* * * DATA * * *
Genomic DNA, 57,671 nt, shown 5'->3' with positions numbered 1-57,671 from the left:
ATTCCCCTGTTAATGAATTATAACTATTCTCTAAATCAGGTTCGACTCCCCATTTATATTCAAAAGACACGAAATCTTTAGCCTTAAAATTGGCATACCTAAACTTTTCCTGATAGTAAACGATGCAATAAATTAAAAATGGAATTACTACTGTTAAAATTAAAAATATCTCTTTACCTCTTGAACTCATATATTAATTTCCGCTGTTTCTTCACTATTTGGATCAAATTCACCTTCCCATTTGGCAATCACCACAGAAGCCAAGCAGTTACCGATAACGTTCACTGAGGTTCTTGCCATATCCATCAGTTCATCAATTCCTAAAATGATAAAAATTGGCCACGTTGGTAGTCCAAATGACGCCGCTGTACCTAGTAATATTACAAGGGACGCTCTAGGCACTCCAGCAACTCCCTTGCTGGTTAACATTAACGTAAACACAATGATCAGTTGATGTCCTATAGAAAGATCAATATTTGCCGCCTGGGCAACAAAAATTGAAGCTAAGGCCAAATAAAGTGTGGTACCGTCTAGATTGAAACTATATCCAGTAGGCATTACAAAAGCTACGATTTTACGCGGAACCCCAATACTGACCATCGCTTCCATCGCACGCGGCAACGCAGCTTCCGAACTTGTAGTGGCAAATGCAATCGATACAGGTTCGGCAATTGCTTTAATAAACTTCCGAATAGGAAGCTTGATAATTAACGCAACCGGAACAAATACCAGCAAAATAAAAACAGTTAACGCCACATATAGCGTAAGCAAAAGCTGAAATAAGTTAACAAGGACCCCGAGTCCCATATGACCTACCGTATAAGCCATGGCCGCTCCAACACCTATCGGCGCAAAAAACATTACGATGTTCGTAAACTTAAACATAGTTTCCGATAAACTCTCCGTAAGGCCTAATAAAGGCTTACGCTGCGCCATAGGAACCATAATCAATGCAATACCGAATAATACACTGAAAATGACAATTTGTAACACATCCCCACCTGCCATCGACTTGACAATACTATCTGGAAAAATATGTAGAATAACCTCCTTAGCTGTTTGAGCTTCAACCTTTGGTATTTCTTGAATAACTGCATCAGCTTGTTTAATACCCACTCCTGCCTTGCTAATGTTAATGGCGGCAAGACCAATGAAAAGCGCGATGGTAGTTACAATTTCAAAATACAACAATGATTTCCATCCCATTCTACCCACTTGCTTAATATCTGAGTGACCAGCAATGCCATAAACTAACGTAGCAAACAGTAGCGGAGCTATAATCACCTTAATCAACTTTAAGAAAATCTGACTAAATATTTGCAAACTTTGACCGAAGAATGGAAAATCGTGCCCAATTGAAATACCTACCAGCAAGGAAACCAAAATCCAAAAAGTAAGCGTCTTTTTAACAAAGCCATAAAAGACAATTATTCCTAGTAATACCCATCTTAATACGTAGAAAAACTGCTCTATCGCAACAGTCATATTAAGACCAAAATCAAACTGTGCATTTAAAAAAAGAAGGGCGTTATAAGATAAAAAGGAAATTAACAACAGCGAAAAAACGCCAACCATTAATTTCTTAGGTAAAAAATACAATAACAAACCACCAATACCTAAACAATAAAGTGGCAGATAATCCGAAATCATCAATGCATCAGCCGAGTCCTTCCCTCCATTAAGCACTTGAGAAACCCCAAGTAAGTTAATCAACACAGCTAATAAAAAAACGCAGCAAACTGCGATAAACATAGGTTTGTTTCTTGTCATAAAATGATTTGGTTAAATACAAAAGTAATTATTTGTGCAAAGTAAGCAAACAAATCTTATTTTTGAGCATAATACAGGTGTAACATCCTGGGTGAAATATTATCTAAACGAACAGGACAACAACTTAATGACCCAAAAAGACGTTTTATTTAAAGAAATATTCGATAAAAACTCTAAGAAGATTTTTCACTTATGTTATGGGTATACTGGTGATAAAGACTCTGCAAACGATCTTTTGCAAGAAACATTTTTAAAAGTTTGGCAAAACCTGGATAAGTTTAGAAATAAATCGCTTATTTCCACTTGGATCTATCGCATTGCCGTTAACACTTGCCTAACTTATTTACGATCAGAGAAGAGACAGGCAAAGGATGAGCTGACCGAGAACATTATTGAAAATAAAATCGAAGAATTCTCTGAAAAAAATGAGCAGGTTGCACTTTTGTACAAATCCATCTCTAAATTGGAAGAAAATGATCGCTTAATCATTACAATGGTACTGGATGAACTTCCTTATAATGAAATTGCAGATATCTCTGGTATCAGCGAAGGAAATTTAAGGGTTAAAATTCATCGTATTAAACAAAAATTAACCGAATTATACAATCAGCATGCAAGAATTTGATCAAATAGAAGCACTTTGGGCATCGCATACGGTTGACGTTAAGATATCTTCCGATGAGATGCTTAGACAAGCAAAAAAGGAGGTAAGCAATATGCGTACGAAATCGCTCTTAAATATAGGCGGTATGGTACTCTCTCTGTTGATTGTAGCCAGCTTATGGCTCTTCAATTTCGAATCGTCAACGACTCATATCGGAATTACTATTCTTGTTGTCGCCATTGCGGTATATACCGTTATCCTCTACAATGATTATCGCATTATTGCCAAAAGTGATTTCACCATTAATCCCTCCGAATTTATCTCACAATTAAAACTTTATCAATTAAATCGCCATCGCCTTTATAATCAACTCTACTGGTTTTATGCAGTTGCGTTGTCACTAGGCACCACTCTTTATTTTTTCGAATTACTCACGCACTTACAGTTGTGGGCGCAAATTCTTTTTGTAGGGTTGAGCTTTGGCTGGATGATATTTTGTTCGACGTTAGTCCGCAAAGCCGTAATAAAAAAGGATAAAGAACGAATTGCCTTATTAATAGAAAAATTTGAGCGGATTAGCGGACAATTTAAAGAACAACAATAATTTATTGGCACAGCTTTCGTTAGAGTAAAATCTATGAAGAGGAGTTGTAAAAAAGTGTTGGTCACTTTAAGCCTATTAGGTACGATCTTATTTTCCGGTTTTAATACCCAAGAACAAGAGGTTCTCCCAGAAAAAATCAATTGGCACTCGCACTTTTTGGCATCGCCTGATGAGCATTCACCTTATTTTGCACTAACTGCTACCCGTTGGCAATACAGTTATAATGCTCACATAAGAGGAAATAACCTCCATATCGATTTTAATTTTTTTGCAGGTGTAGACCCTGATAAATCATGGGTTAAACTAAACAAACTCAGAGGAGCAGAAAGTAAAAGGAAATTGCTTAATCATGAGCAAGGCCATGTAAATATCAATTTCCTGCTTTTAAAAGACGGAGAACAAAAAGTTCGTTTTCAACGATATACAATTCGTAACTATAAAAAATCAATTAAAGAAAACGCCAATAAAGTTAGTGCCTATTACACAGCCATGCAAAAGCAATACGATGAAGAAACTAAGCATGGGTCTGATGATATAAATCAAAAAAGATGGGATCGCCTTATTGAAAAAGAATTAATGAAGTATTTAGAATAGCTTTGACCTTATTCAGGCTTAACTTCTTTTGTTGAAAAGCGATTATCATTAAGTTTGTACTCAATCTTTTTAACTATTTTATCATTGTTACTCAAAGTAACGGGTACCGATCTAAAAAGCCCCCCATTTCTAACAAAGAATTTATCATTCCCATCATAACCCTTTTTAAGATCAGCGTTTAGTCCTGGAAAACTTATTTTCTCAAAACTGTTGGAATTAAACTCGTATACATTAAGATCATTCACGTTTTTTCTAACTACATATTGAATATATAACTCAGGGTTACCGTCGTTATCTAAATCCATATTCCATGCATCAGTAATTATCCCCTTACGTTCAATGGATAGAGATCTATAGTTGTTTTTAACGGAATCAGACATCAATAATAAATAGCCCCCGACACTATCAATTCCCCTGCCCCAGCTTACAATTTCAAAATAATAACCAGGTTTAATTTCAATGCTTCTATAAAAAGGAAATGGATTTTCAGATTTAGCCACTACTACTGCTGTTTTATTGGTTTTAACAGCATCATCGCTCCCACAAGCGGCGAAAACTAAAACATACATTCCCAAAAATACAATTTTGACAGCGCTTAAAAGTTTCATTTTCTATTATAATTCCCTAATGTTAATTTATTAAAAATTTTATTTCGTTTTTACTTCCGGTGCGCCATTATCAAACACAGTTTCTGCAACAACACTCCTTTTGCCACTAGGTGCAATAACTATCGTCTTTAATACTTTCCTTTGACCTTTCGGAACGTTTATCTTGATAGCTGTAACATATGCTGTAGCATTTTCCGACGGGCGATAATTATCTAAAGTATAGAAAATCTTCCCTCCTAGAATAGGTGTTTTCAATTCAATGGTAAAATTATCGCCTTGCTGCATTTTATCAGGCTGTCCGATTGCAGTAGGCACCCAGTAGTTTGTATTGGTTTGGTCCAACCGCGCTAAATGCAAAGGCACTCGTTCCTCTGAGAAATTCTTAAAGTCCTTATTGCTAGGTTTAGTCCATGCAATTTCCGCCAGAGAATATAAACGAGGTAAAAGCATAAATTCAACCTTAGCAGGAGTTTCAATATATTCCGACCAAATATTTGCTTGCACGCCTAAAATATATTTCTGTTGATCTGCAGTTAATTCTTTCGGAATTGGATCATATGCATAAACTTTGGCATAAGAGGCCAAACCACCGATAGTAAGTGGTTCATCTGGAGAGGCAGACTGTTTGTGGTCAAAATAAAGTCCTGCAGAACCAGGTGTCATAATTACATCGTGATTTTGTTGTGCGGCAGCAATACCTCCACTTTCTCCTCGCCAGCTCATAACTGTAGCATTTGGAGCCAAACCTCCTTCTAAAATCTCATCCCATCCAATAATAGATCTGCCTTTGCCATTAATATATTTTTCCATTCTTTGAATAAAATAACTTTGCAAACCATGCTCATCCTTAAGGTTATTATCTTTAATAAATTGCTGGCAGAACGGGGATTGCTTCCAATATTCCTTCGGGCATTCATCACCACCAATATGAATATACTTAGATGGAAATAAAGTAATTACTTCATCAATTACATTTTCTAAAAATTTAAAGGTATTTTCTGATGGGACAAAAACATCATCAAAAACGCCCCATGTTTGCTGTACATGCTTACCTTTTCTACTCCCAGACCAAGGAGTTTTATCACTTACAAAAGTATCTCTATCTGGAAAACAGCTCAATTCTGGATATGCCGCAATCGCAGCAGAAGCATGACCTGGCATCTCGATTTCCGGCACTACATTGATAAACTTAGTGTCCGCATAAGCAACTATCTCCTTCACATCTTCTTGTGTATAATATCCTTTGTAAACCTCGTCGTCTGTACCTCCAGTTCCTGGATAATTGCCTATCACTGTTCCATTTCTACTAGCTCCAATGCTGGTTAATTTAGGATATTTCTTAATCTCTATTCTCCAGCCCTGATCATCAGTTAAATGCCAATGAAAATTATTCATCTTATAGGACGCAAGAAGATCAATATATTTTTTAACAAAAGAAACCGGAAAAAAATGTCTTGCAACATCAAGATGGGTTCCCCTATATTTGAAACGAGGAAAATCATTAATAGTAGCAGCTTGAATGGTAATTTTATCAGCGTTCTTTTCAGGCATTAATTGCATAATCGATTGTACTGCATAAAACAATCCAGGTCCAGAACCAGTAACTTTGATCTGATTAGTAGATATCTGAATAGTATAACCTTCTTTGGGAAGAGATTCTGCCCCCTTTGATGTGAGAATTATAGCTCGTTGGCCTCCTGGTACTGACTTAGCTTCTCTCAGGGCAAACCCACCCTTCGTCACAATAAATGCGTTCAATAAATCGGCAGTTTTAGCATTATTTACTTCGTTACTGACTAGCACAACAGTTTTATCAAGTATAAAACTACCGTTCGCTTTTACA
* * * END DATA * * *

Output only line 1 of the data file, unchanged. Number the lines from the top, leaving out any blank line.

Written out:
Genomic DNA, 57,671 nt, shown 5'->3' with positions numbered 1-57,671 from the left: